Tattoo Styles: Irezumi Tattoos
Traditional Japanese tattoos are also known as Irezumi, which is a Japanese word that refers to any of the traditional Japanese forms of tattooing
Irezumi means to "insert ink" literally. Japanese tattooing has a rich history rooted in Japan’s cultural and aesthetic traditions. Traditional Japanese tattoos are inspired in the ancient Japanese hand carved tattooing techniques, called "Tebori". This style uses bold black outlines and minimal shading, like the American Traditional style, but features iconic Japanese images, such as waves, snakes, dragons, koi fish, flowers and tigers.
Japanese tattooing dates back to roughly 10,000 B.C., during the Jōmon period (縄文時代), which lasted until 300 B.C. The cultures during these millennia were diverse, made of complex hunter-gatherer communities. Surviving pottery implies that ancient tribes practiced body modification, but very little is known about the techniques or cultural practices around them.
The Yayoi period (弥生時代) ran from circa 300 B.C. - 300 A.D., and marks Japan’s transition to farming communities. Evidence of tattooing in this era shows that modification played a role in the expression of social status, but few specifics about designs or traditions have survived.
Negativity around tattooing in Japan was first confirmed during the Kofun period (古墳時代), circa 300 - 600 A.D. Records of punitive tattoos show that they were applied forcibly to mark criminals, both as a form of punishment and to track them.
Japanese decorative tattooing, as we know it today, can largely be traced back to the Edo period (江戸時代) in the 17th and 18th centuries. Ukiyo-e (浮世絵) emerged as a popular Japanese art genre, primarily in woodblocks, paintings and masks. The term “Ukiyo” was used to describe human pleasure and hedonism, especially in the economically thriving merchant class. “Ukiyo-e” referred to the art celebrating lavish indulgences and entertainment, such as geishas, kabuki actors, sumo wrestlers, and pornographic fantasy art. Ukiyo-e tattoos carry on the aesthetic traditions of this movement.
Mythology-inspired motifs also grew from this point onward, featuring animals, natural elements, dragons, demons, spirits and the like, all with symbology pulled from Japanese folklore. Each tattoo’s individual meaning was passed down from master to apprentice for centuries.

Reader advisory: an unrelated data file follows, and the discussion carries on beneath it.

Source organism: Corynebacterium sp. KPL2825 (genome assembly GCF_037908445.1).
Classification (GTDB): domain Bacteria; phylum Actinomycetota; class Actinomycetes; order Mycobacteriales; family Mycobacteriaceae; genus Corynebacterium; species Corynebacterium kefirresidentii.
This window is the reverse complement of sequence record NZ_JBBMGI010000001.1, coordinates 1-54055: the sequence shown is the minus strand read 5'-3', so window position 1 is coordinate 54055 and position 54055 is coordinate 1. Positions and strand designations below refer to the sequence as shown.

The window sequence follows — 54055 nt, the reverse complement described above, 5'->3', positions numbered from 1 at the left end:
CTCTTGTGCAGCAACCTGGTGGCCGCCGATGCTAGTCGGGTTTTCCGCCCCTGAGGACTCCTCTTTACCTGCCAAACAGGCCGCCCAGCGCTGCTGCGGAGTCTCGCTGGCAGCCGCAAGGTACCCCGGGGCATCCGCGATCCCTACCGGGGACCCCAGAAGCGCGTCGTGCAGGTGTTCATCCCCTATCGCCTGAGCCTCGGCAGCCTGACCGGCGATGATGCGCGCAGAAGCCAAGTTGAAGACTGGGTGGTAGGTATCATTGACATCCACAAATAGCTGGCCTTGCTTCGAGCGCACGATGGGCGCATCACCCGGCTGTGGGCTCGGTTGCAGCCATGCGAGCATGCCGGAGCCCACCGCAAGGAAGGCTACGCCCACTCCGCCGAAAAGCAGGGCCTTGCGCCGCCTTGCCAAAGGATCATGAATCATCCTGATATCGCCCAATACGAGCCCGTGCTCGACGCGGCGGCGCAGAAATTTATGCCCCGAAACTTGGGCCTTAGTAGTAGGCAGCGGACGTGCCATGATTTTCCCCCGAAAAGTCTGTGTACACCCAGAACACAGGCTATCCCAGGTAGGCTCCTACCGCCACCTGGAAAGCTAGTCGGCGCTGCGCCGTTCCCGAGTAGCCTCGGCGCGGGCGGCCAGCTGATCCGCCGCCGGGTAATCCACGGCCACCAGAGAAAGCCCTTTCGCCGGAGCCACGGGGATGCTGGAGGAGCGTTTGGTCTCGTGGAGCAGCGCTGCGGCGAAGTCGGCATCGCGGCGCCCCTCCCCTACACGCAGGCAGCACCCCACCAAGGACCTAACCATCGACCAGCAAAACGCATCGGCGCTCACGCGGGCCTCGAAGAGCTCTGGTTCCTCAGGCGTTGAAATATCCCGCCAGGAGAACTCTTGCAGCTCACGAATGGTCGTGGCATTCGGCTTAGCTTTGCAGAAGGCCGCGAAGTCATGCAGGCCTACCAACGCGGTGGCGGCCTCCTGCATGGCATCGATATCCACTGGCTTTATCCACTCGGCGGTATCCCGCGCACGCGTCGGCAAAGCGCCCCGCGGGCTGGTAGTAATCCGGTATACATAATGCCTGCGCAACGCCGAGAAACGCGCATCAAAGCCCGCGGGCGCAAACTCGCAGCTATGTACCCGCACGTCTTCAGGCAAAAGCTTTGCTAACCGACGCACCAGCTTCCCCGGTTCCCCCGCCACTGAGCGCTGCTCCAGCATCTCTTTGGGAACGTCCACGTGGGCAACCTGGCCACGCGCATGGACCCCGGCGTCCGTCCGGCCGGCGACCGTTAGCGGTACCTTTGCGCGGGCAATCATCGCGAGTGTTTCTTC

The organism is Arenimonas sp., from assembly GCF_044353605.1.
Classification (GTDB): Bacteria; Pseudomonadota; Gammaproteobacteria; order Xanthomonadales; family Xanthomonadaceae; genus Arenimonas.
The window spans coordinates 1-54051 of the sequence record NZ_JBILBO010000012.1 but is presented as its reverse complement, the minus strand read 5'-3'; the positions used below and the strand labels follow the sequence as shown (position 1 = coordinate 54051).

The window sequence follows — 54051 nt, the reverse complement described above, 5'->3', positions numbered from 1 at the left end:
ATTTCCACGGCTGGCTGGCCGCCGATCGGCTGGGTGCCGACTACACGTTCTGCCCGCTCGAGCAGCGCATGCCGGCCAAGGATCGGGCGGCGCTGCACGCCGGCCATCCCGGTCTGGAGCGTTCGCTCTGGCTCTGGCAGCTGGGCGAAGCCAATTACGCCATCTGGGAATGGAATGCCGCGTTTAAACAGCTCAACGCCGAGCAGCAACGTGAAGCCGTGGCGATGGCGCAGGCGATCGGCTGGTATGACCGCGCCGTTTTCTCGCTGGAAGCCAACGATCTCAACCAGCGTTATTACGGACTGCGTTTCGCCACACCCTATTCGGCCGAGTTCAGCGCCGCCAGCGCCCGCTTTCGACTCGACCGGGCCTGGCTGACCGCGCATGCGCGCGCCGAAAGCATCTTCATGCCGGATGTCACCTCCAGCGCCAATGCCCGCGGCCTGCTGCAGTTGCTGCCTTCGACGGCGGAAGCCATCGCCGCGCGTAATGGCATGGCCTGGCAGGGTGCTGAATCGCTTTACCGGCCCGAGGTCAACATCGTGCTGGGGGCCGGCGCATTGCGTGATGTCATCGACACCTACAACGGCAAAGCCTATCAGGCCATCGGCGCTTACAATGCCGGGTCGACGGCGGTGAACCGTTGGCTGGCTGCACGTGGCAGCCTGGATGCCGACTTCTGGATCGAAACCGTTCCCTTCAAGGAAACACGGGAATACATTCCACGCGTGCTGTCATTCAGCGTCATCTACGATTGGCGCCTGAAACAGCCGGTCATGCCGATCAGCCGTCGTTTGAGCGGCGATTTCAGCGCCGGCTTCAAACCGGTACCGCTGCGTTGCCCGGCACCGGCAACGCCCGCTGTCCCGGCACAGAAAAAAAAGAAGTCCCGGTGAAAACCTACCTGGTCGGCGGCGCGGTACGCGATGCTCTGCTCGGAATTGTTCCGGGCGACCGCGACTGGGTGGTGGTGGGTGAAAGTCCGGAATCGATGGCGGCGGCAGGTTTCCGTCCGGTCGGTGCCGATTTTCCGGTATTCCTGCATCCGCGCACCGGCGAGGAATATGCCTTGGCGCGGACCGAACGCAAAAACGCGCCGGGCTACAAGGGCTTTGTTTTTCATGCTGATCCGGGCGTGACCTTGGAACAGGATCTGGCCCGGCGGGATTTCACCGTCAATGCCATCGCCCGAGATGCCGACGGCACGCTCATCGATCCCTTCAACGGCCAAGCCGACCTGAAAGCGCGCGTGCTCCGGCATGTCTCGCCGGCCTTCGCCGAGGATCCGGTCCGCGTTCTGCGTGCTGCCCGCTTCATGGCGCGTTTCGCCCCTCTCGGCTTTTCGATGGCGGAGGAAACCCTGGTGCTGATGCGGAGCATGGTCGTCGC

Irezumi has some traditional compositions that have been inherited for hundreds of years. The designs are composed of a combination of two different motifs with a meaningful purpose. Some traditional combinations are a Foo Dog with peony flowers, a carp with Autumn leaves, or a tiger with bamboo. Some Horishis break this traditional composition “rules”, and create new meaningful combinations. Master Horiyoshi III has tattooed tigers together with cherry blossoms to bring cheerfulness to the design.
The Meiji period (明治時代) of 1868-1912 formally criminalized tattoos in Japan; this ban lasted until 1948. By driving the trade underground, tattooing was soon associated with organized crime and the yakuza, Japan’s equivalent to the mafia. When all tattooing was outlawed, decorative designs were adopted by yakuza members to embrace criminality as an identity. Despite being legalized after WWII, tattoos are still heavily frowned upon in Japan. Many local institutions will still refuse service to anyone with visible tattoos, and some lawmakers are working to reinstate the ban nationwide.
Non-Japanese tattoo art lovers have been attracted to these motifs and techniques for centuries, even if they don’t fully understand the symbology or social history. Younger generations within Japan are simultaneously more influenced by the west, growing up with access to nontraditional ideas via the internet. As a result, there are subcultures moving back toward purely decorative tattoos within Japan, but they do face social tension domestically.
It’s worth noting that the Ainu (蝦夷), a tribal community of Northern Japan, have unique and separate tattoo practices related to womanhood. Specifically, girls transitioning into adulthood would receive black ink tattoos on their lips and faces, believing it would protect their souls after death. There is no tangible anthropological connection between existing Ainu tribal tattoos and contemporary Japanese tattoos.
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